A new proposal for a propane/petroleum storage and distribution facility has invoked concerns from not only Lansing residents, but also the town planning board.
The planning board held a public hearing on Feb. 22 for the proposed facility by Mirabito, and a couple of residents expressed some worries about the location of the project and how it would impact the safety of those nearby it.
“I am concerned about what I’m seeing in the proposal, given that I live practically right across the street from this place,” resident Deb Harper said. “I have concerns about the safety of having four gigantic … storage tanks not that far from my house.”
“When the first tanks went in – or the tank; however many were over there – I thought that was pretty much the end of the story, and now it looks like they want four more large tanks and I’m not really sure about having that much explosive material in a little strip where there are a number of houses here,” she said.
Resident Joe Williams said he was concerned that the area is becoming too industrialized and how this proposal, if approved, could impact property values in the future.
“I know Lansing itself is supposed to be very agricultural, and it does look like that way,” Williams said. “But with the previous Mirabito being there … it’s ideas like that coming through, it just gets a little worrisome that we’re starting to put all these large corporations in here as opposed to focusing on smaller, more tight-knit community services and places, which then of course affects my housing price or appraisal – not that I’m selling or hoping to move or anything like that. I think everybody is always concerned about what their worth is and their investments.”
Mirabito’s proposal is for the construction of three 30,000-gallon petroleum bulk storage tanks and one 30,000-gallon propane bulk storage tank that would be built alongside an existing one, and a garage and office building on 15 Town Barn Road.
Fire Chief Brad George was in attendance and presented a couple of proposals for increasing safety at the parcel if the project were to be built on it, one being a deluge system.
“It would be fed off municipal water supply, and the studies that were done show that the municipal water supply that’s already there is adequate to sustain about 1,100 gallons a minute without using an electric booster pump that I thought maybe would be needed to get the sufficient flow,” George said. “Given the fire load that would be on the premises, this would help at a very early stage mitigate anything for fire suppression or knocking down if they had a major leak that would help knock down the plume and things like that.”
He also suggested that a windsock be constructed from either the town barn or along the road so that first responders can have an indication of what direction the wind is heading. He said he was unsure of what both proposals would cost, but they would be worth the money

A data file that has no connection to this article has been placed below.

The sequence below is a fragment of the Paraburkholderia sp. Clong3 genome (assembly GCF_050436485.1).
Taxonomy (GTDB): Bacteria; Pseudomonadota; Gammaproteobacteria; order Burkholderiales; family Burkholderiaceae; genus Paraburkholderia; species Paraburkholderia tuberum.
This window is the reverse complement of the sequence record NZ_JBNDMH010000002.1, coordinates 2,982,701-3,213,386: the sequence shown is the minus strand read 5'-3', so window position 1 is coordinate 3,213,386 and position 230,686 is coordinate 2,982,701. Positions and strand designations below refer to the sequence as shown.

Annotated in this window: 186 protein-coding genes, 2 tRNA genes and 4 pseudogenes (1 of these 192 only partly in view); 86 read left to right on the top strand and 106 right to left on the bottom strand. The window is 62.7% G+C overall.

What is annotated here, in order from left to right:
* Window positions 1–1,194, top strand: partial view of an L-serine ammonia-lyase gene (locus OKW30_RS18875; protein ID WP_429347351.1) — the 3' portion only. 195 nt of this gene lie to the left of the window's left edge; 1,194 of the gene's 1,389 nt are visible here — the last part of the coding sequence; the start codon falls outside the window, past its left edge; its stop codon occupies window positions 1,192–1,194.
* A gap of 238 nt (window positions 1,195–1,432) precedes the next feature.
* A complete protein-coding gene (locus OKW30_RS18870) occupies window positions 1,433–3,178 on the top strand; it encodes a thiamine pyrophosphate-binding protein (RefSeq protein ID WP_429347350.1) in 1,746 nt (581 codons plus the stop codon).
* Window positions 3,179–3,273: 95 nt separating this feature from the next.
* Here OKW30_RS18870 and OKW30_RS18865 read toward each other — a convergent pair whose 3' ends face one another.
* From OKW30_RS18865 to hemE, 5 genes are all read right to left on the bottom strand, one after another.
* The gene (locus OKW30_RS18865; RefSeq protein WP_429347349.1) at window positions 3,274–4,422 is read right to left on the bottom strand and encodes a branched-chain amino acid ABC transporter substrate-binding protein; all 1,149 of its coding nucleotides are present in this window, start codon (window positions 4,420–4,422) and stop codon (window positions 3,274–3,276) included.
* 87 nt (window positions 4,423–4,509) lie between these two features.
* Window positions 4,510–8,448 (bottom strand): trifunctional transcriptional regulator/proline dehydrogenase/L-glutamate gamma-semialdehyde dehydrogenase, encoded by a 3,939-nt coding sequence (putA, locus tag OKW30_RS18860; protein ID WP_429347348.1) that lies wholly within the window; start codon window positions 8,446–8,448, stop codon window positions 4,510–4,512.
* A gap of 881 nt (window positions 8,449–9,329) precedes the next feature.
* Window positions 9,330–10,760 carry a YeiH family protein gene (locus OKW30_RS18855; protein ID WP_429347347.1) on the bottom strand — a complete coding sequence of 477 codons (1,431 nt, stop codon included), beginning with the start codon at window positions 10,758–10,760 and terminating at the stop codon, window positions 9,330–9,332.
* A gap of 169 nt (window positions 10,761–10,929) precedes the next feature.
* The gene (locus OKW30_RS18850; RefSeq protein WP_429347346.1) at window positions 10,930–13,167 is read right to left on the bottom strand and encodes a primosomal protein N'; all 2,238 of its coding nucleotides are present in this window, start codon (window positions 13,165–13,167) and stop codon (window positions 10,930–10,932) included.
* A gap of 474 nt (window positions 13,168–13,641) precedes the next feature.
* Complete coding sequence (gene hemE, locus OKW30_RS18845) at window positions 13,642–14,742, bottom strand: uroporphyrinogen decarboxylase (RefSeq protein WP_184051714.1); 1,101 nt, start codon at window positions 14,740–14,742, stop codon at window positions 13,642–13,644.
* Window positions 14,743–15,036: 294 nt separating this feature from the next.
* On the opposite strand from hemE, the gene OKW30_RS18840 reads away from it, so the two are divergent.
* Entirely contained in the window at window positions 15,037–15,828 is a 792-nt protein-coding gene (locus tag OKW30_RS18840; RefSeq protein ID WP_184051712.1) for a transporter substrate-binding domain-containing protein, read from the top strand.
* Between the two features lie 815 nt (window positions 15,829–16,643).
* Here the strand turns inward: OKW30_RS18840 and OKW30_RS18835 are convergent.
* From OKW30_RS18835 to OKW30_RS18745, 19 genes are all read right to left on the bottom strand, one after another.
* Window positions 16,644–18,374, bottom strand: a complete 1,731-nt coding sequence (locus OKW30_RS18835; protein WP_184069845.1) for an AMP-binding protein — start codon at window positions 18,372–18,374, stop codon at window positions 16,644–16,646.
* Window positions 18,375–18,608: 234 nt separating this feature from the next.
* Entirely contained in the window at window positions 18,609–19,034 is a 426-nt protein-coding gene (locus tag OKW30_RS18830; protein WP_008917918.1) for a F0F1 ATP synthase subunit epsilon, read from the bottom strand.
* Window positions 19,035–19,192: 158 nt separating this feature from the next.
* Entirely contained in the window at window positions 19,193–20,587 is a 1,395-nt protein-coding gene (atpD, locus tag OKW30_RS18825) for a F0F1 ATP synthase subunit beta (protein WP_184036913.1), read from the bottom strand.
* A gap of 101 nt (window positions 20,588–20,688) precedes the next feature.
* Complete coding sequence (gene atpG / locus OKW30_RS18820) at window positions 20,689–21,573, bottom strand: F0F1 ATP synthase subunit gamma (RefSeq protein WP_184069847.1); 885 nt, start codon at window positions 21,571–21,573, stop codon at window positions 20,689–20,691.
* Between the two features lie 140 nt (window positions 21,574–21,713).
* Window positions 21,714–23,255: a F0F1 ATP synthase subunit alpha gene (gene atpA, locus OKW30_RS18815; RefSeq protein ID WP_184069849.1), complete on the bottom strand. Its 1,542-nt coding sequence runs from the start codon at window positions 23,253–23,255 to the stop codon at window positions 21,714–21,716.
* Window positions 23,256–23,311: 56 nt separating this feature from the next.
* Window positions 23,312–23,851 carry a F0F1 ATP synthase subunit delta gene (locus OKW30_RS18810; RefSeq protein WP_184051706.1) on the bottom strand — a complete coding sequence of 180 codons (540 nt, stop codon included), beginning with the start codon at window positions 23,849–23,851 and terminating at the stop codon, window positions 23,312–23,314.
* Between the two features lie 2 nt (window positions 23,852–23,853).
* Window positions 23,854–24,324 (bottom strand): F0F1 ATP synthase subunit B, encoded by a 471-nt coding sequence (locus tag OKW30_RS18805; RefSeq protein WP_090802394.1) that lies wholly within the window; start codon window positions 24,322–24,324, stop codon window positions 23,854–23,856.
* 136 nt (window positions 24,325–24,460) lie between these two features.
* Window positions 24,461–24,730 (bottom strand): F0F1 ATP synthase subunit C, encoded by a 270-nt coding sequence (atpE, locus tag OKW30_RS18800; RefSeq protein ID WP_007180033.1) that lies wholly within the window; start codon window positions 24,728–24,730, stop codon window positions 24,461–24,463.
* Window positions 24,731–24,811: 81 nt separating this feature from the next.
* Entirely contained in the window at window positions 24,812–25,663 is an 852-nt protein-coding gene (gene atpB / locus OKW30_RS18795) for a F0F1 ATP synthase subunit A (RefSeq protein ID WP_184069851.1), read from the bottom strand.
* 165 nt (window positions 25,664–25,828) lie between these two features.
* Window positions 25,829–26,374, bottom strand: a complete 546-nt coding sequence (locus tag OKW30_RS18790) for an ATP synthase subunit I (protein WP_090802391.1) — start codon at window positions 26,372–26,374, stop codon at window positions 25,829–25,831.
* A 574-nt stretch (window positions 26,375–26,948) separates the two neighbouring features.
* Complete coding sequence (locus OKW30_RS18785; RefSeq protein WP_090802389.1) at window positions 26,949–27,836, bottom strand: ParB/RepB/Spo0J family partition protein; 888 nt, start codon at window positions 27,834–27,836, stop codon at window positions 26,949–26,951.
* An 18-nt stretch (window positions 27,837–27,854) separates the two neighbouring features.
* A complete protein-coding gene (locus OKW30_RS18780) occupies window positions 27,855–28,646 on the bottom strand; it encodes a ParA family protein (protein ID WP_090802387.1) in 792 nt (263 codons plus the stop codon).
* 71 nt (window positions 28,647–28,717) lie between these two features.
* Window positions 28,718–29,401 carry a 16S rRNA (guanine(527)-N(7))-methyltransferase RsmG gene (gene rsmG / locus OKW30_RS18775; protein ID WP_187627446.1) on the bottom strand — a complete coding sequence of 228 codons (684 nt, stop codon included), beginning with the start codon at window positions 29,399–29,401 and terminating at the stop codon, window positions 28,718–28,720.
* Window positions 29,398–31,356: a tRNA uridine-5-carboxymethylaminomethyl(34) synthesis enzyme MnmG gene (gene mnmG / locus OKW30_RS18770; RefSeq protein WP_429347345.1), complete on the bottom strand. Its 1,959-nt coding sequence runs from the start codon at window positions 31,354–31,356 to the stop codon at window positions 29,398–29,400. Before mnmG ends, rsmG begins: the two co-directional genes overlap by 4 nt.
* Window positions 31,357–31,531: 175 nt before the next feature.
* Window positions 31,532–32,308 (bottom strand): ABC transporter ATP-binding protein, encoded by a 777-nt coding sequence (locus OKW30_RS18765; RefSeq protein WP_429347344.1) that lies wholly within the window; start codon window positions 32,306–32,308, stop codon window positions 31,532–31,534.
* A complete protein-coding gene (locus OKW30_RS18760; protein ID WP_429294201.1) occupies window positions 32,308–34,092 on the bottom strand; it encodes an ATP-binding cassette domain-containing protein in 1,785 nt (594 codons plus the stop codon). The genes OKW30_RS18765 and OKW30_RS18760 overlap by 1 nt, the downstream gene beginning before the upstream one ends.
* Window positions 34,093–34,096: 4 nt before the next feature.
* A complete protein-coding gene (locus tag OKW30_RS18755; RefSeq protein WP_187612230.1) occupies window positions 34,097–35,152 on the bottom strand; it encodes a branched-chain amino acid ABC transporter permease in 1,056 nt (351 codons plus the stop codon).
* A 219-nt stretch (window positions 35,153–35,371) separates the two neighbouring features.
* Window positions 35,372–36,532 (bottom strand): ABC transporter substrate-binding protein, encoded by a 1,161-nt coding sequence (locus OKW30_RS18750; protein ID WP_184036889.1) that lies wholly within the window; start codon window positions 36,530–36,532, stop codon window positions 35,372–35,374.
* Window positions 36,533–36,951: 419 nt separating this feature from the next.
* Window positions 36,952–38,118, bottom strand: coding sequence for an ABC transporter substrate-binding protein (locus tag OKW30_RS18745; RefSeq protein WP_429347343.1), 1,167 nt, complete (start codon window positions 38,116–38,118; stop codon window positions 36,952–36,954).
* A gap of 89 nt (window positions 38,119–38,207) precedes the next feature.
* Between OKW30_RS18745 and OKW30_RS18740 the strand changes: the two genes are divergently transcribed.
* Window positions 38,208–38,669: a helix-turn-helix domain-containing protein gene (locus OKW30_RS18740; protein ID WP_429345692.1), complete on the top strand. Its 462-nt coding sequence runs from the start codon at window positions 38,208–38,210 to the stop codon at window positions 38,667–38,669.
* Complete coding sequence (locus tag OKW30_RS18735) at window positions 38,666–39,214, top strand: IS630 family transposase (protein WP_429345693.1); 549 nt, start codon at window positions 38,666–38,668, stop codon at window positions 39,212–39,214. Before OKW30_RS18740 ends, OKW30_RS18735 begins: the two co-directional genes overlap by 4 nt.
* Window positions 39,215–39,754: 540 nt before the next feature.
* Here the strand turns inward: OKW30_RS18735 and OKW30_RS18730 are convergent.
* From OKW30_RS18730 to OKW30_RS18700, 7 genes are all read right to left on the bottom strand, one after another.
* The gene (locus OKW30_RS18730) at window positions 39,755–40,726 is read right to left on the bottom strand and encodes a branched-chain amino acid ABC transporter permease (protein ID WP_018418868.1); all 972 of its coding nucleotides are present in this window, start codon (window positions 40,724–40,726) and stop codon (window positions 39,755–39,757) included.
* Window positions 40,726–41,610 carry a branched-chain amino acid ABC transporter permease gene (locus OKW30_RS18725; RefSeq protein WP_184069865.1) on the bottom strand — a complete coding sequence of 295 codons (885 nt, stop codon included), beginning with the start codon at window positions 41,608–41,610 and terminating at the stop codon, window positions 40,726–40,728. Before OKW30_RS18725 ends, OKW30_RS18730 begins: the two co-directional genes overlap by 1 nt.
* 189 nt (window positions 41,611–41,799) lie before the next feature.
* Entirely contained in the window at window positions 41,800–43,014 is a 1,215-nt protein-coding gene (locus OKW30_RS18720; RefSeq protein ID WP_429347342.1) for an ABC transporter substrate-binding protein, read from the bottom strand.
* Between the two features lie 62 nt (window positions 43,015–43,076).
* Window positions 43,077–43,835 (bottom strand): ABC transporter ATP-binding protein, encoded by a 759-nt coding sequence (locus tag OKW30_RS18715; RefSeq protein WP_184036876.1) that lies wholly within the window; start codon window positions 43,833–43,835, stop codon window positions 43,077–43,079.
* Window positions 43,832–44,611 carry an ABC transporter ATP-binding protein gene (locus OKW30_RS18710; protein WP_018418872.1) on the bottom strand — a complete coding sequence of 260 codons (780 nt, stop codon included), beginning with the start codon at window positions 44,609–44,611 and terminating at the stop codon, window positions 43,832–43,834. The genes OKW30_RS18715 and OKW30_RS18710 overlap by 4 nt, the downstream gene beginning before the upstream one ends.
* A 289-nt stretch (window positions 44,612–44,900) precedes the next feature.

“Just being proactive, looking at the safeties of the residents of the town, for the risk-versus-benefit I don’t think the cost is that great,” George said.
Multiple representatives of the project spoke at the meeting as well. Wayne Matteson, the project’s site engineer, said he is not sure of how much a deluge system would cost either, mainly because they are not typically built on the company’s bulk storage facilities. Brett Hughes, Director of Real Estate Development for Mirabito, explained this further.
“We did kick it around internally at length,” Hughes said. “We are not familiar with deluge systems. We operate about a dozen bulk plants located throughout the northeast. We don’t have them at any of those facilities. It wasn’t sacrificing safety; we pride ourselves on safety. We feel like the plan that’s been submitted with the equipment and the technology that we’ve implemented through the equipment … are top of the line, state of the art technology. Safety is at the top of my core list at all times, and we just feel like the deluge system is an unnecessary application relative to this project at this time. It’s not strictly a cost concern, but it’s also a cost balance with what’s required and we’re not familiar with these systems, and the reason why we’re not familiar is because they’re not required in the various bulk plants that we operate.”
The development team also brought Ted Lemoff, a former member of the National Fire Protection Association where he was the association’s principal gases engineer, to address the safety concerns shared by the public.
Lemoff described propane as “not dynamite,” but a “fire progressor.” He said the concern should not be worried about propane causing an explosion from leaking liquid, but instead be focused on safety protocols to prevent a “vaporfi explosion,” which he said is a “release – the most probable case for a release is from the piping – and the piping just blows into the air, the propane vaporizes” and eventually forms a cloud.
Though he has not reviewed Mirabito’s application, Lemoff said there should be precautions and procedures to prevent such an explosion from occurring.
The planning board will hold another public hearing in March on the project with a third party in attendance to provide an outside perspective on fire safety related to the proposed development.